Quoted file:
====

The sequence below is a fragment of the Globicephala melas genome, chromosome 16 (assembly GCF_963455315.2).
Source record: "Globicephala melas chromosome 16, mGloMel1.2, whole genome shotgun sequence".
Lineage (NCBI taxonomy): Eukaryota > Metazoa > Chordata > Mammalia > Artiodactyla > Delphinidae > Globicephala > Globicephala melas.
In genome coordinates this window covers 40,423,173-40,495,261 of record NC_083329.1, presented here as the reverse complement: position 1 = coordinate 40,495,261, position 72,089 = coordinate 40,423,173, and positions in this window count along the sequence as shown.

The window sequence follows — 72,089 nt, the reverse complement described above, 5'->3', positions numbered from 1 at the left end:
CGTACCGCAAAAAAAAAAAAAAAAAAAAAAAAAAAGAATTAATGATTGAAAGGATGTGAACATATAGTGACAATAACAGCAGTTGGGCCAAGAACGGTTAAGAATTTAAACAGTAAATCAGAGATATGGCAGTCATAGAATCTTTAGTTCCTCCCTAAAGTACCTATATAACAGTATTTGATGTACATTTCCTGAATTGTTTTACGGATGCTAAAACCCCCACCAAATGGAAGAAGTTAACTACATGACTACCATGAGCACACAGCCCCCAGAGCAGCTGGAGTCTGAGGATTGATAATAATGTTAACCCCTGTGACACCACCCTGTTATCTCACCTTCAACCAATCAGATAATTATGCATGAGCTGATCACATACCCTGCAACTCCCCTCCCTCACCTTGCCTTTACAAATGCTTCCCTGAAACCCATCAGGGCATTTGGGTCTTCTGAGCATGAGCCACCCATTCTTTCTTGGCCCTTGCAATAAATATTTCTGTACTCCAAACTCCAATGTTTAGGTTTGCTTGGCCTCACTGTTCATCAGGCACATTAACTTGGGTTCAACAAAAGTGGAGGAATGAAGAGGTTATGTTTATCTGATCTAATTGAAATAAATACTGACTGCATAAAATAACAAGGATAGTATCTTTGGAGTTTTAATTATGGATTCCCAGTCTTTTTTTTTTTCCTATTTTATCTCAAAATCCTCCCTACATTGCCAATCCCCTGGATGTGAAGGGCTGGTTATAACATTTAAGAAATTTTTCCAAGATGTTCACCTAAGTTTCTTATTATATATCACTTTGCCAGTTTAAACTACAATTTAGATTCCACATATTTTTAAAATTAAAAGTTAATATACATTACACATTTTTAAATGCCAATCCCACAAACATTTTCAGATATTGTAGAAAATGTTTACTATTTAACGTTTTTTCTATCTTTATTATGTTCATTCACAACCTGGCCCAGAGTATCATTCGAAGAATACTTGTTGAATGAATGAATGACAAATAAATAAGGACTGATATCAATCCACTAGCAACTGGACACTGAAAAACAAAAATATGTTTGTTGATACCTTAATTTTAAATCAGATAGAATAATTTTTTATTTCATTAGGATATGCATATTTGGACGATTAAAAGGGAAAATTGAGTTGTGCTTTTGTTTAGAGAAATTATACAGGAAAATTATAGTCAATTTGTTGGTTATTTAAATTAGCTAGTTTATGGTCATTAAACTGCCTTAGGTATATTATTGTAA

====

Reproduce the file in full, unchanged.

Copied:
The sequence below is a fragment of the Globicephala melas genome, chromosome 16 (assembly GCF_963455315.2).
Source record: "Globicephala melas chromosome 16, mGloMel1.2, whole genome shotgun sequence".
Lineage (NCBI taxonomy): Eukaryota > Metazoa > Chordata > Mammalia > Artiodactyla > Delphinidae > Globicephala > Globicephala melas.
In genome coordinates this window covers 40,423,173-40,495,261 of record NC_083329.1, presented here as the reverse complement: position 1 = coordinate 40,495,261, position 72,089 = coordinate 40,423,173, and positions in this window count along the sequence as shown.

The window sequence follows — 72,089 nt, the reverse complement described above, 5'->3', positions numbered from 1 at the left end:
CGTACCGCAAAAAAAAAAAAAAAAAAAAAAAAAAAGAATTAATGATTGAAAGGATGTGAACATATAGTGACAATAACAGCAGTTGGGCCAAGAACGGTTAAGAATTTAAACAGTAAATCAGAGATATGGCAGTCATAGAATCTTTAGTTCCTCCCTAAAGTACCTATATAACAGTATTTGATGTACATTTCCTGAATTGTTTTACGGATGCTAAAACCCCCACCAAATGGAAGAAGTTAACTACATGACTACCATGAGCACACAGCCCCCAGAGCAGCTGGAGTCTGAGGATTGATAATAATGTTAACCCCTGTGACACCACCCTGTTATCTCACCTTCAACCAATCAGATAATTATGCATGAGCTGATCACATACCCTGCAACTCCCCTCCCTCACCTTGCCTTTACAAATGCTTCCCTGAAACCCATCAGGGCATTTGGGTCTTCTGAGCATGAGCCACCCATTCTTTCTTGGCCCTTGCAATAAATATTTCTGTACTCCAAACTCCAATGTTTAGGTTTGCTTGGCCTCACTGTTCATCAGGCACATTAACTTGGGTTCAACAAAAGTGGAGGAATGAAGAGGTTATGTTTATCTGATCTAATTGAAATAAATACTGACTGCATAAAATAACAAGGATAGTATCTTTGGAGTTTTAATTATGGATTCCCAGTCTTTTTTTTTTTCCTATTTTATCTCAAAATCCTCCCTACATTGCCAATCCCCTGGATGTGAAGGGCTGGTTATAACATTTAAGAAATTTTTCCAAGATGTTCACCTAAGTTTCTTATTATATATCACTTTGCCAGTTTAAACTACAATTTAGATTCCACATATTTTTAAAATTAAAAGTTAATATACATTACACATTTTTAAATGCCAATCCCACAAACATTTTCAGATATTGTAGAAAATGTTTACTATTTAACGTTTTTTCTATCTTTATTATGTTCATTCACAACCTGGCCCAGAGTATCATTCGAAGAATACTTGTTGAATGAATGAATGACAAATAAATAAGGACTGATATCAATCCACTAGCAACTGGACACTGAAAAACAAAAATATGTTTGTTGATACCTTAATTTTAAATCAGATAGAATAATTTTTTATTTCATTAGGATATGCATATTTGGACGATTAAAAGGGAAAATTGAGTTGTGCTTTTGTTTAGAGAAATTATACAGGAAAATTATAGTCAATTTGTTGGTTATTTAAATTAGCTAGTTTATGGTCATTAAACTGCCTTAGGTATATTATTGTAA